Whistleblowing doesn’t have to be a bad experience

Getting whistleblowing right is not easy for an organisation. But even more importantly, stepping forward as a whistleblower is no easy feat.

Often, it’s done alone, which can be terribly isolating. It can lead to stress, victimisation and take a high personal toll, in and out of work. So that’s why ensuring that the experience of the whistleblower is positive is hugely important.

Whistleblowing is a bold and active thing to do. Where whistleblowers challenge entrenched views or behaviours, organisations need to genuinely ‘hear’ their concerns and pay attention, even when whistleblowers can put organisational goals and reputations at risk.

UK employers slack on whistleblowing training

Protect, the charity that helps whistleblowers with confidential advice and campaigns for better legal protection for whistleblowers, has an ambition for all employers to see whistleblowers as the most loyal within an organisation. Organisations that see whistleblowers as inconvenient, irritating or unhelpful risk failing to learn from the insights whistleblowers can offer. 

Currently, too many whistleblowers face a difficult journey in raising concerns, and too many employers find it easier to shoot the messenger rather than take on board matters of risk and harm. This attitude shift takes time and effort to embed, but it can be done. At the National Audit Office (NAO) we’ve seen examples of organisations trying to make improvements.

High-performing organisations want to hear from whistleblowers, and recognise that they can support organisational learning, even if the process is challenging. It is a vital organisational protection, as it provides a way for organisations to hear concerns about serious wrongdoing that may not otherwise be discovered.

The process can be confusing though for people who want to come forward. Who exactly do they need to go to? And where can they get support and advice? Too often, there is confusion between whistleblowing and personal grievances between an employer and employee. Complex cases could also entail both, so the lines are even further blurred.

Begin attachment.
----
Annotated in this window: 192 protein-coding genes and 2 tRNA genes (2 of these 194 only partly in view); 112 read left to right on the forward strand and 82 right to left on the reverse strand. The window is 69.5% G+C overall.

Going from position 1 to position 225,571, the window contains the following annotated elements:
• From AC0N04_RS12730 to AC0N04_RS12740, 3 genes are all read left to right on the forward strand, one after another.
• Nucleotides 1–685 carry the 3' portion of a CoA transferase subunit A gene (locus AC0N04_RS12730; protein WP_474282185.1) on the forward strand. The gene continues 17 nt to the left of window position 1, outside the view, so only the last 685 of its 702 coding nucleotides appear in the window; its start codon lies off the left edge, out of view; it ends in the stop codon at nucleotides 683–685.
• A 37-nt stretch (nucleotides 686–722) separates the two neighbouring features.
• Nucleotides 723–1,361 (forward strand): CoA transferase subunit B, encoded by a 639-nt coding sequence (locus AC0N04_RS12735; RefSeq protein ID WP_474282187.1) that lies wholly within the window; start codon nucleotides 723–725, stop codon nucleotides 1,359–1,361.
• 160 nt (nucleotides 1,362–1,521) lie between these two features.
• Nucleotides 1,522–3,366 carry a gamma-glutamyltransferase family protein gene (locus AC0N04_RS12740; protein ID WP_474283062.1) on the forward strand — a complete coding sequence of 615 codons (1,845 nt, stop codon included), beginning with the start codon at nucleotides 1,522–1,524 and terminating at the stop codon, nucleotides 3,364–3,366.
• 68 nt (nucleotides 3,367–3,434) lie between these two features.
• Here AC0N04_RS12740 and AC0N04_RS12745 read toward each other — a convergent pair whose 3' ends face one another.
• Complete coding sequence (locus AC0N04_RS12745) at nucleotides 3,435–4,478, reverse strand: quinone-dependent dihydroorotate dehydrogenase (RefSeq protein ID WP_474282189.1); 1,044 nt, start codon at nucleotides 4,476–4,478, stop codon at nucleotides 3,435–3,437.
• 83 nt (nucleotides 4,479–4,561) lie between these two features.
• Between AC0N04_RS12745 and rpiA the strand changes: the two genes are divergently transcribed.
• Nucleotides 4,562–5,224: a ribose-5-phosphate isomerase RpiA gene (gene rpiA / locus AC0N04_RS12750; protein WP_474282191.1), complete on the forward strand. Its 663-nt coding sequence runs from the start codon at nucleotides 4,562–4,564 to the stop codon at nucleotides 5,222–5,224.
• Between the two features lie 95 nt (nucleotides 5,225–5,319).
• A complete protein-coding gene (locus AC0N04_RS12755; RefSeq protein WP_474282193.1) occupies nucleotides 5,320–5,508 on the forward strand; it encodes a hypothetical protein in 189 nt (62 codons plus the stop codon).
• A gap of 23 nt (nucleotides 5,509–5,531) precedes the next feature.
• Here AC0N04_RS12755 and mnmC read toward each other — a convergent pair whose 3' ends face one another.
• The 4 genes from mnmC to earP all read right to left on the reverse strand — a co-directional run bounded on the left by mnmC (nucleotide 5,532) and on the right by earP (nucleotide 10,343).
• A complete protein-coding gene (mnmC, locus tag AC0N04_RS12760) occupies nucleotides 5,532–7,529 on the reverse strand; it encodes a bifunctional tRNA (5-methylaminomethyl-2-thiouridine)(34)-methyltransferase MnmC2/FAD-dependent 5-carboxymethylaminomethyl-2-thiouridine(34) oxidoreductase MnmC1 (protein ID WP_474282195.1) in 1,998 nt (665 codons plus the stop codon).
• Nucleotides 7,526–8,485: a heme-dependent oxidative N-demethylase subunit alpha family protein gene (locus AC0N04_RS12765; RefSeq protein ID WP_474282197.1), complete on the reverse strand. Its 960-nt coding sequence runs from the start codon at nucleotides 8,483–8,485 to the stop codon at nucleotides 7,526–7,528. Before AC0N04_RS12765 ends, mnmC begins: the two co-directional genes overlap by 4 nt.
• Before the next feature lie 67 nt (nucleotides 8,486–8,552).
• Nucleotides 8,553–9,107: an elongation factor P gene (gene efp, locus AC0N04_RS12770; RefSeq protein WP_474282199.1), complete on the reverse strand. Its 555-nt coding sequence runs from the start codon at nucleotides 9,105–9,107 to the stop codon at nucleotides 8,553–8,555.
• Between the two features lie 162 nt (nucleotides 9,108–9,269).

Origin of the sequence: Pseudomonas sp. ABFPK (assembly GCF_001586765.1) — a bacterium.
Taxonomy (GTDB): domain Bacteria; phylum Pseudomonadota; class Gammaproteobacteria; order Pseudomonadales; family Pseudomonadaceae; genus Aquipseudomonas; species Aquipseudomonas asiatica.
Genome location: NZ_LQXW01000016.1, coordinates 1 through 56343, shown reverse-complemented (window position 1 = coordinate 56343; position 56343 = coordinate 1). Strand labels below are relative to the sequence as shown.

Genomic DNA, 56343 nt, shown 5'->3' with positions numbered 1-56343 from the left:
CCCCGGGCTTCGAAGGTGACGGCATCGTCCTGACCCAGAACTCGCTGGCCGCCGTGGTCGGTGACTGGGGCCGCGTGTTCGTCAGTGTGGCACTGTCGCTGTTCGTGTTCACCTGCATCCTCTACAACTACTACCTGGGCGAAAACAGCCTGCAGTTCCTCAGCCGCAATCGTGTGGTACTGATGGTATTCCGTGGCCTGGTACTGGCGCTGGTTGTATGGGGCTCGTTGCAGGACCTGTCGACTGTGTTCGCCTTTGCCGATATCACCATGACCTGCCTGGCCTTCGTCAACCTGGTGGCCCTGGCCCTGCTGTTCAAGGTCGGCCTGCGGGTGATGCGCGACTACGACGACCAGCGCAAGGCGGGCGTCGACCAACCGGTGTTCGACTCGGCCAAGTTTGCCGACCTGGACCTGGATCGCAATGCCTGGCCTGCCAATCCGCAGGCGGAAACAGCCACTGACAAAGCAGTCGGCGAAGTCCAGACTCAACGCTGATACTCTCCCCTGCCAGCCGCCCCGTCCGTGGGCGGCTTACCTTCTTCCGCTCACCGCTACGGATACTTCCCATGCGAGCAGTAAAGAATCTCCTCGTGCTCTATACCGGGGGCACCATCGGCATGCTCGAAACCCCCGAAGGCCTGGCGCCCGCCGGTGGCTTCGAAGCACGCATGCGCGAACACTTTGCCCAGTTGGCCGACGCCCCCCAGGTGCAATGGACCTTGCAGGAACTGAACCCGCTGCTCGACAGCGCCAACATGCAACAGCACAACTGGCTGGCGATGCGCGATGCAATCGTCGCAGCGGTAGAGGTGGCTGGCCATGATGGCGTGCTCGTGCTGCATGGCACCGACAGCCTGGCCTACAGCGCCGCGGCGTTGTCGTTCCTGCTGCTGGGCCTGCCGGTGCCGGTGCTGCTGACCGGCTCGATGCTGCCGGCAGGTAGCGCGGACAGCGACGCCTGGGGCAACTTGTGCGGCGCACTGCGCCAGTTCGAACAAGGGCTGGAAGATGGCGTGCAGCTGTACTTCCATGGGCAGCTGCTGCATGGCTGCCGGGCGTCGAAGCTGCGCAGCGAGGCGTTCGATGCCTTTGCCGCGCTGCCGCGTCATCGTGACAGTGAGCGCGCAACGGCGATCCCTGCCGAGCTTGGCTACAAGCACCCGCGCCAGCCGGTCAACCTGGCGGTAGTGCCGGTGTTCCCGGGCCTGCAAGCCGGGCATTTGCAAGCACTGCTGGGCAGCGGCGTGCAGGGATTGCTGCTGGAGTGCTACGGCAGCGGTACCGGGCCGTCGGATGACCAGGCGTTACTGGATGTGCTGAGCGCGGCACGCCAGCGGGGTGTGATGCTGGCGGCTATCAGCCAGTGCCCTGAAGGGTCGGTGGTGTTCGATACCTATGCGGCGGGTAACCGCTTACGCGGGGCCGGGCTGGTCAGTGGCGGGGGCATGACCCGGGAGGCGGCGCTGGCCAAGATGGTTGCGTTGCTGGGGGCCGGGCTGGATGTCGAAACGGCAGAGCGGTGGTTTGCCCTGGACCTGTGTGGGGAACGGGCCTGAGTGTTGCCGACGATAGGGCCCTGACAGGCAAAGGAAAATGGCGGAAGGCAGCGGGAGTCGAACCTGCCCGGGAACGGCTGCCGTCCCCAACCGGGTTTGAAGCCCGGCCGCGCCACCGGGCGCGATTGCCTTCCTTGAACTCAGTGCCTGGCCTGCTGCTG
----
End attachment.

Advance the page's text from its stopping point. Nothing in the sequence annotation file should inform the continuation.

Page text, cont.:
Navigating the whistleblowing landscape

When it works well it allows organisations to identify problems early on, whether its about improper conduct of public organisations, value for money, or fraud and corruption that could cause significant harm.

As we all know, a well-written HR policy does not in itself improve the effectiveness of any given area. The same goes for whistleblowing. Real improvement comes with truly changing the culture of the organisation. The policy needs to be lived and breathed every day to become fully ingrained.

That is why, here at the NAO, we have taken our knowledge of whistleblowing across the civil service and produced a practical how-to guide to help improve whistleblowing.

We focus on raising awareness and encouraging people to raise concerns, ensuring a positive experience for whistleblowers and using learning to improve whistleblowing arrangements. With our unique perspective, we have drawn on our work, auditing the whole of government, to give people access to our insights in an accessible way. Many of the hints and tips we suggest can be used across the public sector, and more widely.

Our guide collates insights on common factors that contribute to good practice and gives people who deal with whistleblowing, whether that’s as a senior leader within HR or as the first point of contact by email or phone, ideas on how they might adopt them.

For example, as you may not be able to contact a whistleblower again for further information, it’s really important to gather as much information as you can right from the start.

How (not) to handle disclosures by whistleblowers

We include case studies from the likes of HM Revenue and Customs, the Department for Work and Pensions and the Home Office, and also prompt questions for people to use for further learning.

It can be read in one go, at 28 pages, or you can dip in and out depending on the area you are interested in.

We share insights and principles that people within organisations can adapt to their own context to improve.

We don’t claim to have all the answers when it comes to improving whistleblowing, but downloading this guide and having a read for yourself would be a positive first step forward.

Read our Good Practice Guide on whistleblowing in the civil service

By Kate Caulkin, director of the People and Operational Management Insights Team at the NAO